British Children's Junk Food Diets Are Leading To Diseases Like Scurvy And Rickets

British children are suffering from wartime diseases because their junk food diets are worse than during rationing, doctors have warned. They say that cases of scurvy and rickets are on the rise because of a reliance on takeaways and microwave meals by today's junk food generation.

Dr Mark Temple, chairman of the British Medical Association's public health medicine committee, said: 'Food standards in the UK are worse now that they were during the rationing during the war.'

Dr Temple said it was a 'great tragedy' that diets of the 21st Century junk food junkies had become as worse as the wartime diet. He added: 'That's a strong indictment on the food industry. 'Obesity is a major health threat and we ought to be doing something about it.'


Dr Temple spoke out after a rise in the 'old-fashioned wartime' illnesses in the former coal and steel areas of the Welsh valleys. Dietitian Sioned Quirke - who works in the run-down Rhondda Valleys in South Wales - said a reliance on fast food was causing a rise in diseases last commonly seen during the early 20th century.

Ms Quirke said: 'For some population groups diet and nutrition has reverted back to being as poor as it was 100 years ago. 'The difference between now and then is that this is out of choice. People say that fruit and vegetables are not affordable when in fact they are.'

Wartime rationing began in January 1940 and one person's typical weekly allowance would be: one fresh egg; 4oz margarine and bacon (about four rashers); 2oz butter and tea; 1oz cheese; and 8oz sugar.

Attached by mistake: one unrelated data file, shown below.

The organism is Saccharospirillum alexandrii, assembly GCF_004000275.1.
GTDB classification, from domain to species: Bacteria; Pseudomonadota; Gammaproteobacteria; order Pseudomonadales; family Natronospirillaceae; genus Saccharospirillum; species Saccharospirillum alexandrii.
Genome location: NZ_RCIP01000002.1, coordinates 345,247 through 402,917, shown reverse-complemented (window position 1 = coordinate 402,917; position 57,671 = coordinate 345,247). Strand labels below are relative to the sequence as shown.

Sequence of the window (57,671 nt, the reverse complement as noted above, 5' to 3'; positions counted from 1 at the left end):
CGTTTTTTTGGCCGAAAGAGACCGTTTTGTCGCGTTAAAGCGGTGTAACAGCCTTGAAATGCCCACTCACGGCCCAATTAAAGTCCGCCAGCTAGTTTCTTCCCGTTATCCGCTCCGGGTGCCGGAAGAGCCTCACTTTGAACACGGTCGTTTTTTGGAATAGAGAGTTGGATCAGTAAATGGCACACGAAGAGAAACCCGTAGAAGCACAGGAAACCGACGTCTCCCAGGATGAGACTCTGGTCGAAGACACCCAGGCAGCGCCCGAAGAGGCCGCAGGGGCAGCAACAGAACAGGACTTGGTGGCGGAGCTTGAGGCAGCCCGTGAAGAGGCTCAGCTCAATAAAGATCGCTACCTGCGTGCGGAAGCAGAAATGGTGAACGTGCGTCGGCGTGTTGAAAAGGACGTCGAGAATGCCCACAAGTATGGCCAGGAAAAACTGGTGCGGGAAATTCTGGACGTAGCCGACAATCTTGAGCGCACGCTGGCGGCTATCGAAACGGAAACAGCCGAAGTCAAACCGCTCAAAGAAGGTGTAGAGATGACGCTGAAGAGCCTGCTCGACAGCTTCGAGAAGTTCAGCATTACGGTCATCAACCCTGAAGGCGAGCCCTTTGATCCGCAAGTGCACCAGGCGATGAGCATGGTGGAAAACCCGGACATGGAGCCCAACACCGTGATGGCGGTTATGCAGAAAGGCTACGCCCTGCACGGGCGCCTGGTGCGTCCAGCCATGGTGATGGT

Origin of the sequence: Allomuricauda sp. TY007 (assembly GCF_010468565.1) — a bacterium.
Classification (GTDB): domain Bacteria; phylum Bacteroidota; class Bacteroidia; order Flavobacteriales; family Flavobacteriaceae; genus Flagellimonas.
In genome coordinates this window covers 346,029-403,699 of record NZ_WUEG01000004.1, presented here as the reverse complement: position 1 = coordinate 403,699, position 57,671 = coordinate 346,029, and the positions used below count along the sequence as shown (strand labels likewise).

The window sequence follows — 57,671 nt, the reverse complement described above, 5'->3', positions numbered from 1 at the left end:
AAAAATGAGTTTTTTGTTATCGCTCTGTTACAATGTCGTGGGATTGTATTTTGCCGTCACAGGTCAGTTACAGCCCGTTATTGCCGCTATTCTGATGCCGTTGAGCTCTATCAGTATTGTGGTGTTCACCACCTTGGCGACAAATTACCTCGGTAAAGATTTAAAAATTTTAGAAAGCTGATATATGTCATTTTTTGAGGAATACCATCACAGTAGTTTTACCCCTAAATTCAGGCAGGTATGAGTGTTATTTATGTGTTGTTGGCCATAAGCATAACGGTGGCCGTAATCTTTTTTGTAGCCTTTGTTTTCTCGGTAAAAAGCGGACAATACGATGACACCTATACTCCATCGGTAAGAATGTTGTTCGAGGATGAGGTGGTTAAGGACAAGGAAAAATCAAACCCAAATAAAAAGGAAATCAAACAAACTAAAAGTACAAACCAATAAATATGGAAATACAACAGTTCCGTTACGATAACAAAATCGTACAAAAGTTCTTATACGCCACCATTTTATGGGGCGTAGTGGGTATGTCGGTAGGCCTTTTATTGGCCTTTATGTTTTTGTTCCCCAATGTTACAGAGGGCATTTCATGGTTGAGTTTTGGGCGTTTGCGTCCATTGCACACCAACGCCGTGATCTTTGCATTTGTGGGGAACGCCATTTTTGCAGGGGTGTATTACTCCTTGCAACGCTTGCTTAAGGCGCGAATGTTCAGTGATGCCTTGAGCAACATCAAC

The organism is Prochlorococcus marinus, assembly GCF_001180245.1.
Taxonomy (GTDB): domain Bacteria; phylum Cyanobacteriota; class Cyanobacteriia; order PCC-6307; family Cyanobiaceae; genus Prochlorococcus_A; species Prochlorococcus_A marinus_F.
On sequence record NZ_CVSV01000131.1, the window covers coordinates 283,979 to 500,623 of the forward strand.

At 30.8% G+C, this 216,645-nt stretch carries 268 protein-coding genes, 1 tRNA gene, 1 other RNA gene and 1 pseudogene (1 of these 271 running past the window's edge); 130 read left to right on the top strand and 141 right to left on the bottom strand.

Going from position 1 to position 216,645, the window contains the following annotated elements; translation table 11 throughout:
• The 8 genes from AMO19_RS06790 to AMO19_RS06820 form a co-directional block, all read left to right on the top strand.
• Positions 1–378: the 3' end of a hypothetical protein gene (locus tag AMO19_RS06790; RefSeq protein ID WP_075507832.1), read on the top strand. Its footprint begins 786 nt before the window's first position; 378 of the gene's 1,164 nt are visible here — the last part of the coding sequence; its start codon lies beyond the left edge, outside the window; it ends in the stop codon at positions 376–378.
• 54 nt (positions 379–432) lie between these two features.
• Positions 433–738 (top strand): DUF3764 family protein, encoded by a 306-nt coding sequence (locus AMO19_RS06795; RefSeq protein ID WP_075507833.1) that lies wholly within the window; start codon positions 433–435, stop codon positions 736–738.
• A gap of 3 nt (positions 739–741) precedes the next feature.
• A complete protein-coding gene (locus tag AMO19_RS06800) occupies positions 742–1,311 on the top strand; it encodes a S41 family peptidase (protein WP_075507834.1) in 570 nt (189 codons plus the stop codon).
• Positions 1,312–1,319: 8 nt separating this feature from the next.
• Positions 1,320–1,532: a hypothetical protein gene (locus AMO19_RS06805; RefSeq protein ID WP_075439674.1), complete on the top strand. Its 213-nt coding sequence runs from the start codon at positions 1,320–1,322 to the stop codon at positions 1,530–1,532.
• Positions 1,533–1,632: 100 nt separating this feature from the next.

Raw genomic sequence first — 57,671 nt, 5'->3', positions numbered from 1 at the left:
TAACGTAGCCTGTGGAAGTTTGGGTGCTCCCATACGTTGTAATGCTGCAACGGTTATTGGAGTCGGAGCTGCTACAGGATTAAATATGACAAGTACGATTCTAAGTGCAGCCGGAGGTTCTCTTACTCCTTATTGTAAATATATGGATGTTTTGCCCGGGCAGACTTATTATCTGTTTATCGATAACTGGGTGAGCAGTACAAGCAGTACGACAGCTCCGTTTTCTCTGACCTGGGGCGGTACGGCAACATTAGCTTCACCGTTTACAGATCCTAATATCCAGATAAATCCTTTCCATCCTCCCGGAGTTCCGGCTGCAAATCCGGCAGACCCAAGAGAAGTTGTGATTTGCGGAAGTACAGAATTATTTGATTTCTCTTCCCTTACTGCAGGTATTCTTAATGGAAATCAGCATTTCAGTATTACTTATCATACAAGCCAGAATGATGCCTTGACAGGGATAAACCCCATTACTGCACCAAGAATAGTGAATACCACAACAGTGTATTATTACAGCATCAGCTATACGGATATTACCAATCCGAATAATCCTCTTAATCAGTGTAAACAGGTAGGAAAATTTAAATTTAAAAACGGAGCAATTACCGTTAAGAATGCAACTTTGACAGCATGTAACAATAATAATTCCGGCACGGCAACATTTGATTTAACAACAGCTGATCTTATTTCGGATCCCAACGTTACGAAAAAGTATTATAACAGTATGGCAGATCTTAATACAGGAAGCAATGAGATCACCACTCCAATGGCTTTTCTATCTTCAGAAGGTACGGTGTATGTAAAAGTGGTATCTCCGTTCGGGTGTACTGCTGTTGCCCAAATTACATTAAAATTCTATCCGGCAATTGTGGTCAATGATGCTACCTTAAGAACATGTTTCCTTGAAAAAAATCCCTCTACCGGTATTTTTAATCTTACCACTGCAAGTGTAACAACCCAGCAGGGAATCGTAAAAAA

Dietician Ms Quirke said she had seen increasing numbers of childhood diseases - which were thought to have been consigned to the history books. She said: 'Rickets and scurvy are coming back.

'When I was training 10 years ago we were told about these as past conditions and thought we would not come across them. 'These conditions are long-term. If the bones are affected by vitamin deficiency then they are affected for life.' Rickets is caused by a lack of calcium and vitamin D in a child's diet which comes from foods such as oily fish and eggs.It causes the bones to become soft and malformed, which can lead to bone deformities. Scurvy can develop if not enough vitamin C is present in your diet, which is vital for the body to make the protein collagen. Without vitamin C, collagen can't be replaced and the different types of tissue break down, leading to muscle and joint pain and bleeding and swelling of the gums.

The rise of historical diseases such as rickets and scurvy has coincided with an obesity epidemic.

The number of people with obesity in the UK has more than trebled in the last 25 years.

In England data from 2011 shows 24.8 per cent of adults (16 or over) and 16.3 per cent of children (2 -15) are obese. A Government report claimed obesity will cost the NHS £6.4bn per year by 2015.